“I think the biggest upside is, at the end of the day, he’s still a relatively raw player. As big and strong as he is, he doesn’t look like a kid who’s spent much, if any, time in a weight room,” Bossi said. “It’s just all natural. So combine that with the coaching he’s going to get, and a real asset they have at Kansas in their strength and conditioning program, and I’m interested to see what that does for him going down the road.”
…KU’s other commitment, 6-foot-7 shooting guard Kelly Oubre, is seeing his stock rise as well.
“He’s an athlete. He can shoot it from deep,” Bossi said. “He seems to show a little bit more game each time out, and all of this is with … he still doesn’t even have much of a right hand yet.”
Bossi said Oubre started opening eyes in October when he was one of the best performers at the USA Basketball developmental national team’s mini-camp. He’s currently ranked as Rivals’ 12th-best player in the class of 2014.
“There’s no question he’s going to be in the top 10,” Bossi said. “It’s just a matter of how far in the top 10 he goes.”
…“Even more important than having big-time talent coming in is having talent that is not only physically but mentally ready to step in and fill the void,” Bossi said. “And I think that’s the biggest key about Alexander and Oubre is both these guys have the mindset that they’re here to take over. I think they’re ready for it, and I think they have the skill to help them accomplish that as well.
“If I were a Kansas fan, I’d be really excited about these two guys.”
While Embiid and Alexander are bound both by their position and college choice, they’re otherwise vastly different prospects. In fact, Alexander is almost the antithesis of Embiid in some ways. So, with that, it was ironic that the growing case for Alexander’s spot atop the national recruit rankings coincided with the realization that Embiid, while far from the overnight star many sensationalize, is even better than we might have realized last year when he finished ranked No. 6 overall in the ESPN 100 in one of the strongest classes in recent memory.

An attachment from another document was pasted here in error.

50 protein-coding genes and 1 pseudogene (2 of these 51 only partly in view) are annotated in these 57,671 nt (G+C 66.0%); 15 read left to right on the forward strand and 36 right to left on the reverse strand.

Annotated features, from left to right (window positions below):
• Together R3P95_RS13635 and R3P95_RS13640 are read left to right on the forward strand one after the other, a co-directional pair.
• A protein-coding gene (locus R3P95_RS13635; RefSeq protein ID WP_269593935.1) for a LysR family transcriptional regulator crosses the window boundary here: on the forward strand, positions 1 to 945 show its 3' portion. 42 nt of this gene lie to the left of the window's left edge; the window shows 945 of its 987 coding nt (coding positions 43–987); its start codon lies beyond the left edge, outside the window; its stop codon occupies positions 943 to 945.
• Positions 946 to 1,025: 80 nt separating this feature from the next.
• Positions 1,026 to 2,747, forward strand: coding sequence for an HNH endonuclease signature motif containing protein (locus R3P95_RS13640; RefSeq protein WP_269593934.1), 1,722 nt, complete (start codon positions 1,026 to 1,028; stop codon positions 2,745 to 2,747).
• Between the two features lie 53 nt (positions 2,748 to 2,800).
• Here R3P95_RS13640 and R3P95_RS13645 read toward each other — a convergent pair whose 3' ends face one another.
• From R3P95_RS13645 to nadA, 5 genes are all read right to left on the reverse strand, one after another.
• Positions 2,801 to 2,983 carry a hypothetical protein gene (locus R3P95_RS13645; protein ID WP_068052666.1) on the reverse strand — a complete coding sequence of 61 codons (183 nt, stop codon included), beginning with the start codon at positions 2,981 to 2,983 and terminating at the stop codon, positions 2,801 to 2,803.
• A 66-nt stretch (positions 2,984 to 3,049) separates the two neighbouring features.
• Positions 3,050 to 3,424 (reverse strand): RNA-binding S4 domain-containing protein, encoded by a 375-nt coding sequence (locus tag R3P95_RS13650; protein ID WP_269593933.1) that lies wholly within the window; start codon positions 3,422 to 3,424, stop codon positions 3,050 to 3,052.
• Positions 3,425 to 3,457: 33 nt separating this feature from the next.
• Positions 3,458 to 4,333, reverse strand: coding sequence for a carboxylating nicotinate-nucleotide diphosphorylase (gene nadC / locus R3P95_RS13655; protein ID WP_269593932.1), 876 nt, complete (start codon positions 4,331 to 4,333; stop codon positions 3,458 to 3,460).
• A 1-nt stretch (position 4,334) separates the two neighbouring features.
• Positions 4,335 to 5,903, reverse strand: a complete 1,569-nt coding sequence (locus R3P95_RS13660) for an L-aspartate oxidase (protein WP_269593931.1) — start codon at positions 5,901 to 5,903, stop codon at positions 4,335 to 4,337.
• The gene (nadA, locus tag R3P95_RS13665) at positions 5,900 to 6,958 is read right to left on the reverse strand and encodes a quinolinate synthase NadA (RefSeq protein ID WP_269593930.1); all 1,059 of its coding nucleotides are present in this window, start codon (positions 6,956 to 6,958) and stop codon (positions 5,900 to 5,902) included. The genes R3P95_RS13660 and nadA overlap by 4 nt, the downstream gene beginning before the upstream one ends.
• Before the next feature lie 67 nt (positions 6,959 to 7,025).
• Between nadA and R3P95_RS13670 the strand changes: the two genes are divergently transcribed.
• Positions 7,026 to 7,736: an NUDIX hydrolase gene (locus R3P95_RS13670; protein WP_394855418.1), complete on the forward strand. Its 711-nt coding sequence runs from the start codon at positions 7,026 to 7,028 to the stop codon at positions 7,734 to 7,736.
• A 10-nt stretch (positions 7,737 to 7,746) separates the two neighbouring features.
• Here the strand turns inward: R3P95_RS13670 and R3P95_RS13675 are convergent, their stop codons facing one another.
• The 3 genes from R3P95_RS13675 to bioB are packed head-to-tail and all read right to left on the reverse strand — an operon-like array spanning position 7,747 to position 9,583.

The major difference between Embiid and Alexander lies in potential vs. production. There was no denying that Embiid had incredible talent last year, and the rapid rate at which his tools evolved was why he climbed the rankings more than any other prospect in the Class of 2013. At the time, however, Embiid lacked the sheer production of guys like Wiggins, Jabari Parker, Julius Randle or even Andrew and Aaron Harrison, and likely wouldn’t have been capable of putting a team on his back to upset the top team in the country as Alexander just did at Hoophall.
One of the hardest parts about evaluating is not making too much of one performance, like Alexander’s on Monday, especially when your evaluations are based on long-term projections.
In Alexander’s case, he was far and away the most dominant prospect in the Hoophall field and turned in a performance that perhaps no player in the country could have duplicated, but that doesn’t necessarily mean he’s the top prospect.
…If I was coaching a high school game this weekend and got to pick one big man to start my team with, Alexander would be the guy. He’s currently more impactful than Turner and less dependent on his guards. Alexander can go get his own on the offensive glass more so than he will rely on a post-entry pass. Physically, he’s a fully grown man and an almost impossible matchup at this level because of his sheer power and explosiveness. His infectious energy and leadership skills, not to be overlooked, were certainly proved this weekend.
ESPN ($) Comparing prospects of Alexander, Okafor and Myles Turner
The rivalry renews at 2 p.m. Saturday at the South Point Arena, promising to feature elite prospects on both teams and a closely contested game. Findlay Prep has won every game in the series, which dates back to 2008.
In the aftermath of the back-and-forth 2011 game, and with each team having major UNLV recruiting targets, the 2012 contest was arguably the most-hyped high school game in Las Vegas history. Tickets were sold at online broker sites for $200, it was scouted by major college coaches and local dignitaries were front and center.
That forced organizers to move the game starting in 2013 to the South Point. It’s called the Findlay Big City Showcase and includes a noon game featuring Liberty and Arbor View highs.
“For the city of Las Vegas and the fans, it’s great,” Gorman coach Grant Rice said. “Some people who don’t go to many games, this is something they put on their calendars. It’s exciting. It’s something our players look forward to being part of.”
Findlay Prep is housed in Henderson, taking players from all over the world and playing for a national high school championship each year. They don’t have local players and don’t play for a state championship.